While four of the US’ intelligence agencies produced analyses indicating the Taliban would gain ground against the since-deposed government in Kabul, none predicted its imminent collapse, according to a report published Thursday.
The Wall Street Journal reviewed nearly two-dozen assessments from the CIA, Defense Intelligence Agency (DIA), Office of the Director of National Intelligence (ODNI) and the State Department’s intelligence bureau, finding that while they agreed the internationally-recognized government was unlikely to survive without US aid, they differed on its longevity.
A May 17 report from the CIA determined that the government would fall by the end of the year. Less than a month later an assessment said the Taliban would take full control within two years, the Journal reported.
On June 4, the DIA said the Taliban would adopt a strategy to take and isolate rural areas. Three days later, the DIA said in an executive memo that the government would continue to hold Kabul.
Four U.S. Intelligence Agencies Produced 12 Reports on Afghanistan Since Spring 2020, but All Failed to Predict Kabul’s Rapid Collapse, With Estimates about Kabul's Fall Ranging from "a few months" to a "few years" After US Withdrawal https://t.co/ED7A4iiKA6 via @WSJ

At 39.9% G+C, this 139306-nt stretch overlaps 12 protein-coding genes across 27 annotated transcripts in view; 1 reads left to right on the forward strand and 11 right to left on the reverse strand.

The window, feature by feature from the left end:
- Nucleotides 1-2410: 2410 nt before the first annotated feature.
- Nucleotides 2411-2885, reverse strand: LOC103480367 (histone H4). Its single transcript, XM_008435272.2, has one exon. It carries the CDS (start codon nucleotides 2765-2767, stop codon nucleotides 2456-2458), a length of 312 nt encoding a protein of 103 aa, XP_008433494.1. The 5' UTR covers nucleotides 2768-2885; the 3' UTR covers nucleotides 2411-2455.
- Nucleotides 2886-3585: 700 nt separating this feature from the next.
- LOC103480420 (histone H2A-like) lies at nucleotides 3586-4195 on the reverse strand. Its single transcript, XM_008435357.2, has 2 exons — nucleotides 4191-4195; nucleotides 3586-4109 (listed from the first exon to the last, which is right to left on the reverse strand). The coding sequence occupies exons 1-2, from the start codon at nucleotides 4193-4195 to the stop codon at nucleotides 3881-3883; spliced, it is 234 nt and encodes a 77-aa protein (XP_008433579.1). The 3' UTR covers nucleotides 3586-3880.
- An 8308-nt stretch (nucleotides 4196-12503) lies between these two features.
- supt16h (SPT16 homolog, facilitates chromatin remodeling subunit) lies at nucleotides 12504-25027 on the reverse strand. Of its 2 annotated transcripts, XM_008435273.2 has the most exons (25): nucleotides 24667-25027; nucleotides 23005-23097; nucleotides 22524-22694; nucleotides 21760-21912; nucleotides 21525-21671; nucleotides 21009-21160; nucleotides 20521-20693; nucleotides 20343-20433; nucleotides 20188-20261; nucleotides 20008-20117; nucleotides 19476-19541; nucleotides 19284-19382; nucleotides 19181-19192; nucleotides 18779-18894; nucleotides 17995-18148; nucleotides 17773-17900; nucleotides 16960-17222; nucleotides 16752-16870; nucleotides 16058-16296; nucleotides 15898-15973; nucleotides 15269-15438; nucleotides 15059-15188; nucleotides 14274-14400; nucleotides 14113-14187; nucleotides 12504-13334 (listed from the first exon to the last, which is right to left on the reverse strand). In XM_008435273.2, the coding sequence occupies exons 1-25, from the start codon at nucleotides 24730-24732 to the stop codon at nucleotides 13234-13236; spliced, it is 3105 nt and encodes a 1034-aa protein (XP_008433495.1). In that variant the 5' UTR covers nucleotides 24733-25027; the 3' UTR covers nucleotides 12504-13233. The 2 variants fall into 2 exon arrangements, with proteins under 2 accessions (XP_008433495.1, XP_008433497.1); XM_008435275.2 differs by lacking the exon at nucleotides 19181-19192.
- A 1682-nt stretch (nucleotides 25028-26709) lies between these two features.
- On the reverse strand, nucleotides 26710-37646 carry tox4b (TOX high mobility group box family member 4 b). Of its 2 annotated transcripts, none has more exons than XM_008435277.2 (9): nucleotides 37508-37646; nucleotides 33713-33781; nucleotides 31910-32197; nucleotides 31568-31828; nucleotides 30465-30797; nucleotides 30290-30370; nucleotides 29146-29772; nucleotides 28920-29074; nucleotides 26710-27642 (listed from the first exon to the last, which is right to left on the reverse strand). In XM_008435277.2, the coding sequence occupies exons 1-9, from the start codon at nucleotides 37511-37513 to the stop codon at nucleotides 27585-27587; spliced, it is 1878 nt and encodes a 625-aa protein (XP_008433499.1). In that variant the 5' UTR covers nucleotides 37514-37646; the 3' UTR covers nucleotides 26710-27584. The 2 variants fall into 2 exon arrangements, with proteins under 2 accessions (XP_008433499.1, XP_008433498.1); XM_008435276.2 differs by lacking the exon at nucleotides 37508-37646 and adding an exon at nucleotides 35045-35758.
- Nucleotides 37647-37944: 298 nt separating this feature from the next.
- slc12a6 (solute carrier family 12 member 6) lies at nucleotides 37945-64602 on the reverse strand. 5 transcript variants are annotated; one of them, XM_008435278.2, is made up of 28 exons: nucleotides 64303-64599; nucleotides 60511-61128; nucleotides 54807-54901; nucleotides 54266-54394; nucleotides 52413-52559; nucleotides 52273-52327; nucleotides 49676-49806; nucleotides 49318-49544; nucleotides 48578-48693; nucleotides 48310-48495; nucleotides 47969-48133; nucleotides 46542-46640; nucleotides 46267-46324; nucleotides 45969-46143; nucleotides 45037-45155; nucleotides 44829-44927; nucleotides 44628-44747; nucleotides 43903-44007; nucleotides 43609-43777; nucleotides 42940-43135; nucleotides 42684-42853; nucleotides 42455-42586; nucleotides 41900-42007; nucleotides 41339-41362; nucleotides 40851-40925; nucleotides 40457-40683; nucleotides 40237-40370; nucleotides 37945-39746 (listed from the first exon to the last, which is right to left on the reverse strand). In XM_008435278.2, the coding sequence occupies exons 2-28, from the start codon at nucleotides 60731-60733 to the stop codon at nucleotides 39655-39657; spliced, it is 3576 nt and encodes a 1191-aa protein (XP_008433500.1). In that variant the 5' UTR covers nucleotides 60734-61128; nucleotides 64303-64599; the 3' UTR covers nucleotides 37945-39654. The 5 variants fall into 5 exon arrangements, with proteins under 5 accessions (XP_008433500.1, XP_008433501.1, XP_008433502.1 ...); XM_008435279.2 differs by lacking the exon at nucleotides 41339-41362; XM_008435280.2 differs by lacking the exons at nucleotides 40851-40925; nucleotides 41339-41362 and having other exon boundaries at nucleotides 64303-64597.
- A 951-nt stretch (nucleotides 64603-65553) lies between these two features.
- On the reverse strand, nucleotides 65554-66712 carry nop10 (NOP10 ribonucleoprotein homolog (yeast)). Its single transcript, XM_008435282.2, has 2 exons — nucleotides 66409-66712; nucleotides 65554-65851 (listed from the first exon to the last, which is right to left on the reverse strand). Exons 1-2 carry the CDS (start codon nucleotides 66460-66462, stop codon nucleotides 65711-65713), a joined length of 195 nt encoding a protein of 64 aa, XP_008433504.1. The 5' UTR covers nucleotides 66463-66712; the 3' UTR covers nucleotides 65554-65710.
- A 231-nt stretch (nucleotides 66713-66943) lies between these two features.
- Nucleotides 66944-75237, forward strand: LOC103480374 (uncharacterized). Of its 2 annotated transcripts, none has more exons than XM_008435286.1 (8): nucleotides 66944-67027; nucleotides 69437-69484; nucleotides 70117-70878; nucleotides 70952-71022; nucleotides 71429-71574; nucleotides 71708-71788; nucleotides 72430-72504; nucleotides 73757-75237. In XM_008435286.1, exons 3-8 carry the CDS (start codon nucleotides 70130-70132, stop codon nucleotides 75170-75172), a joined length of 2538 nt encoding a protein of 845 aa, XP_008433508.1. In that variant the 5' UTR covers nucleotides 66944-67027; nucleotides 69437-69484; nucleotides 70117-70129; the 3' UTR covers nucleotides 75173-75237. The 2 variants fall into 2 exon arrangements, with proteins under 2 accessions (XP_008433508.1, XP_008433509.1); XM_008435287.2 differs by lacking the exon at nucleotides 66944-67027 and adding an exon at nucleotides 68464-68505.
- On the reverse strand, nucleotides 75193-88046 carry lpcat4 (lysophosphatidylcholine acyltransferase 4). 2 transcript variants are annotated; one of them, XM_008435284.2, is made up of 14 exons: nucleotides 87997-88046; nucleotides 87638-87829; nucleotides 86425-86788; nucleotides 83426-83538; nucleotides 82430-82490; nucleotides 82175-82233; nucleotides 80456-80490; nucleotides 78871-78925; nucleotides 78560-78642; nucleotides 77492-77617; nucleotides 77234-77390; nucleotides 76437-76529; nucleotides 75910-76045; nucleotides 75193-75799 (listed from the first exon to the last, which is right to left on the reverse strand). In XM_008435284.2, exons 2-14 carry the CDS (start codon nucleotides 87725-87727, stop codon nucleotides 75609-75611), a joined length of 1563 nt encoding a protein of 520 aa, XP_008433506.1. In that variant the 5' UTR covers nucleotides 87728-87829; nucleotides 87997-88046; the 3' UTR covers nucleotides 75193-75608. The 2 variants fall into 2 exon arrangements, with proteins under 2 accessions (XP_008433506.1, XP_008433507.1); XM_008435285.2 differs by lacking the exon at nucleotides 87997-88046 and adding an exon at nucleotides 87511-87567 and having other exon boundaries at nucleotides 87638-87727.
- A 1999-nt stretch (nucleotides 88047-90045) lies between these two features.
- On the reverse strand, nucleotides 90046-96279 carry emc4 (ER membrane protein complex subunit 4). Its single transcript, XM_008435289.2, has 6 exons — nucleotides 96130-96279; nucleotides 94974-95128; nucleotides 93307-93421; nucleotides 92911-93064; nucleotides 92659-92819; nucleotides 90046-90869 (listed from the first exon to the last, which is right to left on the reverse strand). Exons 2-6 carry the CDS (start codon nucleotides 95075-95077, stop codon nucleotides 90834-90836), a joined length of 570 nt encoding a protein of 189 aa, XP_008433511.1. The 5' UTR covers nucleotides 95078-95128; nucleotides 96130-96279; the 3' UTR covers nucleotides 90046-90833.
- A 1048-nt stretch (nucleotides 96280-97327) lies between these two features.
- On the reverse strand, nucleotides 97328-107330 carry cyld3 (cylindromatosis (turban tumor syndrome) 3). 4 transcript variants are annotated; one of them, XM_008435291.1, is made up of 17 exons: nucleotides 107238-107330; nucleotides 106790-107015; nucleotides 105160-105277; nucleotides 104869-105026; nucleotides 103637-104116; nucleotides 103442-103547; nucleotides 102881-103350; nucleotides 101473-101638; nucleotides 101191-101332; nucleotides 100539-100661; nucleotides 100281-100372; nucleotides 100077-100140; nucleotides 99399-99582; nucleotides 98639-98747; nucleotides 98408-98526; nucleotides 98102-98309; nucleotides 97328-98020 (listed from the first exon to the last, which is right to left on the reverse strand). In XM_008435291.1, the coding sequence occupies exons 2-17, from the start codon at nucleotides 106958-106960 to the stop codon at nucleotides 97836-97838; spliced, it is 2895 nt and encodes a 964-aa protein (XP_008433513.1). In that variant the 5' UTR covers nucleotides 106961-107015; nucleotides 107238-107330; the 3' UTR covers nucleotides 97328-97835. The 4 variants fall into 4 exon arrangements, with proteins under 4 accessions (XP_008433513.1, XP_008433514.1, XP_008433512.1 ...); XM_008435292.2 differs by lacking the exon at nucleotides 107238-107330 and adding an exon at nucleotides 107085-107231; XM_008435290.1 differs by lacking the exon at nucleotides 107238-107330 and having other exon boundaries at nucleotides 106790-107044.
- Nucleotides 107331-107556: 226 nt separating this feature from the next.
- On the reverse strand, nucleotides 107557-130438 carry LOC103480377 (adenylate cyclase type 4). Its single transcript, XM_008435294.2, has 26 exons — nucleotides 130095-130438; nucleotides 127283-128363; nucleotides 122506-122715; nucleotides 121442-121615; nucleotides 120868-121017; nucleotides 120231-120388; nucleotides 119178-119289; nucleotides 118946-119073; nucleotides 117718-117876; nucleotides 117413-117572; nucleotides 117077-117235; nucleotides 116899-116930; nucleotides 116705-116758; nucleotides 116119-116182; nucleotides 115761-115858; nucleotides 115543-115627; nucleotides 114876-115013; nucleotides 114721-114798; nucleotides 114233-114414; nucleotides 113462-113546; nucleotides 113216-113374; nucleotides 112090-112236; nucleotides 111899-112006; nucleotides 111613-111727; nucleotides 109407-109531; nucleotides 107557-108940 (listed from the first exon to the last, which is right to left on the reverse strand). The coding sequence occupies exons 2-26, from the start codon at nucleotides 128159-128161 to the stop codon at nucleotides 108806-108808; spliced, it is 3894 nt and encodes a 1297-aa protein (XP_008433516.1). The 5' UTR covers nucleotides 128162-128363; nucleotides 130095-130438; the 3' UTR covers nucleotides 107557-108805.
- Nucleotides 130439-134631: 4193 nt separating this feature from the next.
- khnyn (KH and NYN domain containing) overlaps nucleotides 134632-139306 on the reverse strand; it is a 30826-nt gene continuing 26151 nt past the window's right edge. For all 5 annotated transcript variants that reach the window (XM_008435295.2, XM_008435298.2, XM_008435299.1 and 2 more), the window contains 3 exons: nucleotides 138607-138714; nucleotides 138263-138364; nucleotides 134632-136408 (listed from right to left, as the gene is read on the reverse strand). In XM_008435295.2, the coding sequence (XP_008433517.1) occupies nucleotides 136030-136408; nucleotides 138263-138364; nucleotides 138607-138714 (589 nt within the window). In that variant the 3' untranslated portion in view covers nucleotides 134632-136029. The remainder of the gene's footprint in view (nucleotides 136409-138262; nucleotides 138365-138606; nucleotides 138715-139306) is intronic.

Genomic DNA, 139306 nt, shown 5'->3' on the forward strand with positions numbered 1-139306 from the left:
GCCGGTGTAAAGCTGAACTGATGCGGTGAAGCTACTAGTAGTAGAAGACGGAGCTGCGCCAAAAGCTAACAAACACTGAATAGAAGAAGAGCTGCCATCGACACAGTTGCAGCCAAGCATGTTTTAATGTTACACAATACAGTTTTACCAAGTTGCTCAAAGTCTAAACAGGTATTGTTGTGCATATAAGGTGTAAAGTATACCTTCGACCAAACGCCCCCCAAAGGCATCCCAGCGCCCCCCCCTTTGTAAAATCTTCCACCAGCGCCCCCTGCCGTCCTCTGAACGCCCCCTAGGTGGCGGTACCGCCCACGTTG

— Jason Lyall (@jaylyall_red5) October 28, 2021
“The intelligence shortfalls underpinned some of the policy failures that resulted in chaotic mass civilian evacuations in the deadly final weeks of the U.S.’s 20-year Afghan war,” the Journal reported.
Far apart from the official intelligence analyses, Kabul would fall to the Taliban on Aug. 15 with former President Ashraf Ghani fleeing the capital as militants closed in.
The US was forced to hole up at Kabul’s international airport where it evacuated more than 120,000 foreigners and Afghan nationals in the course of the following two weeks in what were the chaotic final days of Washington’s withdrawal.
Anadolu with additional input by GVS News Desk